Ireland’s financial woes have featured in the international press for a number of years. The Irish Government is betting on a brighter financial future with its new gambling legislation. Proposed on July 15 and likely to become law in the year ahead, the new legislation will seek to regulate land-based and online gambling, while also protecting vulnerable adults and young people. Here are some of the details:
|Dr. Max Barrett|
• Scope of new law: The new legislation will replace the current Irish law on betting, gaming and amusements and will allow for the establishment of up to 40 casinos in Ireland, subject to stringent size, location and other requirements. The legislation will accommodate current technology but will be technology neutral to allow for un-envisioned technological developments. A further significant aspect is that gambling contracts will, following the enactment of the proposed legislation, be enforceable under Irish law.
• Licensing requirements: Notably, the intention is that the legislation will apply in Ireland and also to persons providing services from abroad to Irish-resident customers. This would require online providers to obtain a licence or other authorisation from the Irish authorities if the provider has Irish-resident customers. Any person seeking a licence will be subject to police and other suitability checks.
•Taxation: The new legislation will not address taxation. However, a report published by the Irish Government in 2010 recognises that there would be little point in having a comprehensive regulatory framework that allows for gambling while also maintaining a tax regime that disincentives companies from establishing in, or selling into, Ireland. Thus a commercially sensitive tax regime can reasonably be anticipated, though it can also be expected that the Irish Government will require industry to pay for any adverse social consequences associated with increased gambling.
• Gambling Regulator:It is proposed that the new licensing and supervision regime will be policed by the Office for Gambling Control, Ireland (OGCI), in effect a gambling inspectorate with the usual licensing and supervisory powers that one would associate with such an entity. There are perhaps two main reasons for establishing the OGCI. The first is to have a “one-stop expert shop” when it comes to operating and policing the new gambling regime. The second is that gambling has the potential to lead to adverse consequences for a minority of persons and thus active state intervention by a dedicated regulator is considered appropriate. It is intended that the OGCI will be self-financing, principally from licence fees.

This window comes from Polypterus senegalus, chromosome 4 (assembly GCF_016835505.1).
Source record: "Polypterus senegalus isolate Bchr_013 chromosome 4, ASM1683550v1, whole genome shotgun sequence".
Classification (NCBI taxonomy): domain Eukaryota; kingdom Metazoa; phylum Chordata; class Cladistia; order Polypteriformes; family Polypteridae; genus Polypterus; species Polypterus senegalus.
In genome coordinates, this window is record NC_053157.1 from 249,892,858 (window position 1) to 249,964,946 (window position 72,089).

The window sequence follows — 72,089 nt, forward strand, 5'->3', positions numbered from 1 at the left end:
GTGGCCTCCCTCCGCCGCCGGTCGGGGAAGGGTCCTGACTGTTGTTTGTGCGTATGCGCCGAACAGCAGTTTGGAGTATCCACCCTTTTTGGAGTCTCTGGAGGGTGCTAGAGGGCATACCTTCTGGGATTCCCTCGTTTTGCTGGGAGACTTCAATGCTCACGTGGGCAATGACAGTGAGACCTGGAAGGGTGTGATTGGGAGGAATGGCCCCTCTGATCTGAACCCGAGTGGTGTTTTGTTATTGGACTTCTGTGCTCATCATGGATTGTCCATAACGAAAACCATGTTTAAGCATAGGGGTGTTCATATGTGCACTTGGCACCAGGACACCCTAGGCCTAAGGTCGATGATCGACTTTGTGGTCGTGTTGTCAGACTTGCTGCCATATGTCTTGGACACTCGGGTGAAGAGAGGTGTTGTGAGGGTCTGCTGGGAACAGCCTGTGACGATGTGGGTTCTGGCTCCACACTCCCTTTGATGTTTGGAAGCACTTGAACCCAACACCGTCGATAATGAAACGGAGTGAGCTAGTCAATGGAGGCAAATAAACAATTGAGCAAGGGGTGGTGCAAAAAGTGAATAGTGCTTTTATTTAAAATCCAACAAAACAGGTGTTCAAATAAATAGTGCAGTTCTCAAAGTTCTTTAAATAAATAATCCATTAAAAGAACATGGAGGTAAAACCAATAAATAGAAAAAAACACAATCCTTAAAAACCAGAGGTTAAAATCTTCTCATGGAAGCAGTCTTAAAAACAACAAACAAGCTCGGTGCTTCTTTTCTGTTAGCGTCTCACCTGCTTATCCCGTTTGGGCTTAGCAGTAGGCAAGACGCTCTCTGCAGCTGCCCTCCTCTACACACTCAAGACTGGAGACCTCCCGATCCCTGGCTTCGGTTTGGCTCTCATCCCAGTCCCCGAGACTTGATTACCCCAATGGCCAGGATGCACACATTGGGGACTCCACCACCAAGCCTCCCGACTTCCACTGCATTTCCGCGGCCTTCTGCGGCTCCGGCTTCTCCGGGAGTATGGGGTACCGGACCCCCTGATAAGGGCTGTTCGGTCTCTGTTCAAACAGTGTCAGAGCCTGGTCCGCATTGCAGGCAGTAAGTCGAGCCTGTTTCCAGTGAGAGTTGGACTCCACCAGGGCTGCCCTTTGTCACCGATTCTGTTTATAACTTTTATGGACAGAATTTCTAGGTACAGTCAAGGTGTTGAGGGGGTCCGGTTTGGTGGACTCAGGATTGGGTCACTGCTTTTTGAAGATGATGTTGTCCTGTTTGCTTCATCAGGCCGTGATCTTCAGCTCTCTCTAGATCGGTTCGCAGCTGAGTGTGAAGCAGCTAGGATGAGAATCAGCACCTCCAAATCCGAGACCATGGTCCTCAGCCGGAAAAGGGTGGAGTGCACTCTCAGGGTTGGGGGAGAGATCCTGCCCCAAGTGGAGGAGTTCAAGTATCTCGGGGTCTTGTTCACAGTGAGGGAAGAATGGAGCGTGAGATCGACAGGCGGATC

• Social provisions:A Social Gambling Fund to assist with treatment services (funded by a levy on operators). In addition, a new complaints procedure for consumers will be established and new arrangements to assist consumers seeking compensation from licence-holders will be put in place. Licence-holders will be required to maintain adequate financial reserves to cover customer entitlements. Although the proposed text of the legislation has yet to be presented to the Irish Parliament, it remains to be seen whether the Irish Government, having established a liberal gambling regime that should yield a healthy tax dividend, will impose a statutory obligation on itself as regards funding assistance.
• Possible weaknesses: That Ireland has elected to modernise its gambling legislation is to be welcomed. However, there may be some weaknesses in the proposed legislation. To start, much of the detailed legislation in this area will take the form of regulations adopted pursuant to the main legislation. It is to be hoped that these regulations will not be excessively bureaucratic, though there is no reason to believe that they will be.
Another potential issue is that the legislation has the twin aims of facilitating a vibrant gambling sector while at the same time protecting the vulnerable and the young. It remains to be seen whether both objectives prove attainable.
Finally, although a favorable tax regime can reasonably be anticipated, it would perhaps have been preferable if the taxation dimension had also been addressed in the proposed new gambling legislation.
Despite these possible weaknesses in the proposed legislation, Ireland has a well-deserved reputation as a hub for international commerce and there is every reason to expect that the legislation will succeed in establishing a vibrant gambling sector in Ireland while also addressing any associated societal issues arising.
• Next step: It can reasonably be anticipated that the proposed legislation will become law in late 2013 or, more likely, during 2014. The odds are good that the legislation will be a success and that gambling providers in Ireland can anticipate a profitable future.